Optimization, Modeling, and Simulation Training
|Commitment||2 days, 7-8 hours a day.|
|How To Pass||Pass all graded assignments to complete the course.|
|User Ratings||Average User Rating 4.8 See what learners said|
|Delivery Options||Instructor-Led Onsite, Online, and Classroom Live|
Optimization, Modeling, and Simulation Training Course – Hands-on
Optimization, Modeling, and Simulation Training Course – Customize it
- We can adapt this training course to your group’s background and work requirements at little to no added cost.
- If you are familiar with some aspects of this training course, we can omit or shorten their discussion.
- We can adjust the emphasis placed on the various topics or build the training around the mix of technologies of interest to you (including technologies other than those included in this outline).
- If your background is nontechnical, we can exclude the more technical topics, include the topics that may be of special interest to you (e.g., as a manager or policy-maker), and present the training course in manner understandable to lay audiences.
Optimization, Modeling, and Simulation Training Course – Audience/Target Group
The target audience for this training course:
Optimization, Modeling, and Simulation Training Course – Objectives:
Upon completing this training course, learners will be able to meet these objectives:
- Popular methods for stochastic optimization.
- To recognize when stochastic optimization techniques are necessary or beneficial.
- Advantages and disadvantages of popular methods for system optimization.
- Essential theoretical principles and assumptions underlying optimization and Monte Carlo simulation and the implications for practical implementation.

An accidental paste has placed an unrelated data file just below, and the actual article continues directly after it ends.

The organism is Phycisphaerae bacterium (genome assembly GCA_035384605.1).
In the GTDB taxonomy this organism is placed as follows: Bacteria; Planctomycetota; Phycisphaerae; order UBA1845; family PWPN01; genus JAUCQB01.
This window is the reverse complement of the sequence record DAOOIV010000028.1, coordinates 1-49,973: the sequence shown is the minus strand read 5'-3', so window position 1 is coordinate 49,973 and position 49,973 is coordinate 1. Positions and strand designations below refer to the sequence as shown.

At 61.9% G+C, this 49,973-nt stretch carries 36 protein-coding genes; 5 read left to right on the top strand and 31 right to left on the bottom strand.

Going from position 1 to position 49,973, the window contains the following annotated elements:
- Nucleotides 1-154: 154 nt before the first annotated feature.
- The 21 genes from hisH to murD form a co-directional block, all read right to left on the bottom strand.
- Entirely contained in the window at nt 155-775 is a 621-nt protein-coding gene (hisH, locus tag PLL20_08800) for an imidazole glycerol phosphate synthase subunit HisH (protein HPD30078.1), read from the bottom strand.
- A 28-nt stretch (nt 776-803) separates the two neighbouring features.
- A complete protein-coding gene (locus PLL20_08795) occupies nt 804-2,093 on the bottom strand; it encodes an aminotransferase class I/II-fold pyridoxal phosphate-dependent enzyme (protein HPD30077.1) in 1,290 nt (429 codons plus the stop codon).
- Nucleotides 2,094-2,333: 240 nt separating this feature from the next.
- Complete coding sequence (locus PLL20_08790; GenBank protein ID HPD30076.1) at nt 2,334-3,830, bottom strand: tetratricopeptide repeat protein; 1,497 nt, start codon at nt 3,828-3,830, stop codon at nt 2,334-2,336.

- Basics of mathematical modeling and the link to Monte Carlo simulation.
- State-of-the-art methods for using Monte Carlo simulations to improve real system performance.
Optimization, Modeling, and Simulation Training – Course Content
Brief Mathematical Review. Relevant multivariate analysis, matrix algebra, probability, and statistics.
Background on Search and Optimization. Basic issues and definitions. Stochastic vs. deterministic methods. No free lunch theorems for optimization. Summary of classical methods of optimization and their limitations.
Direct Search Techniques. Introduction to direct random search. Monte Carlo methods. Nonlinear simplex (Nelder-Mead) algorithms.
Least-Squares-Type Methods. Recursive methods for linear systems. Recursive least squares (RLS). Least mean squares (LMS). Connection to Kalman filtering.
Stochastic Approximation for Linear and Nonlinear Systems. Root-finding and gradient-based stochastic approximation (Robbins-Monro). Gradient-free stochastic approximation: finite-difference (FDSA) and simultaneous perturbation (SPSA) methods.
Search Methods Motivated by Physical Processes. Simulated annealing and related methods. Evolutionary computation and genetic algorithms.
Discrete stochastic optimization. Statistical methods (e.g., ranking and selection, multiple comparisons), general random search methods, and discrete simultaneous perturbation SA (DSPSA).
Model Building. Issues particular to Monte Carlo simulation models. Bias-variance tradeoff. Selecting “best” model via cross-validation. Fisher information matrix as summary measure.
Simulation-Based Optimization. Use of Monte Carlo simulations to improve performance of real-world system performance. Gradient-based methods (infinitesimal perturbation analysis and likelihood ratio) and non-gradient-based methods (FDSA, SPSA, etc.). Common random numbers.
Markov Chain Monte Carlo. Monte Carlo methods for difficult calculations; Metropolis-Hastings and Gibbs sampling. Applications to numerical integrat ion and statistical estimation.
Input Selection and Experimental Design. Classical vs. optimal design. A practical criterion for optimal design (D-optimality). Input selection in linear and nonlinear models.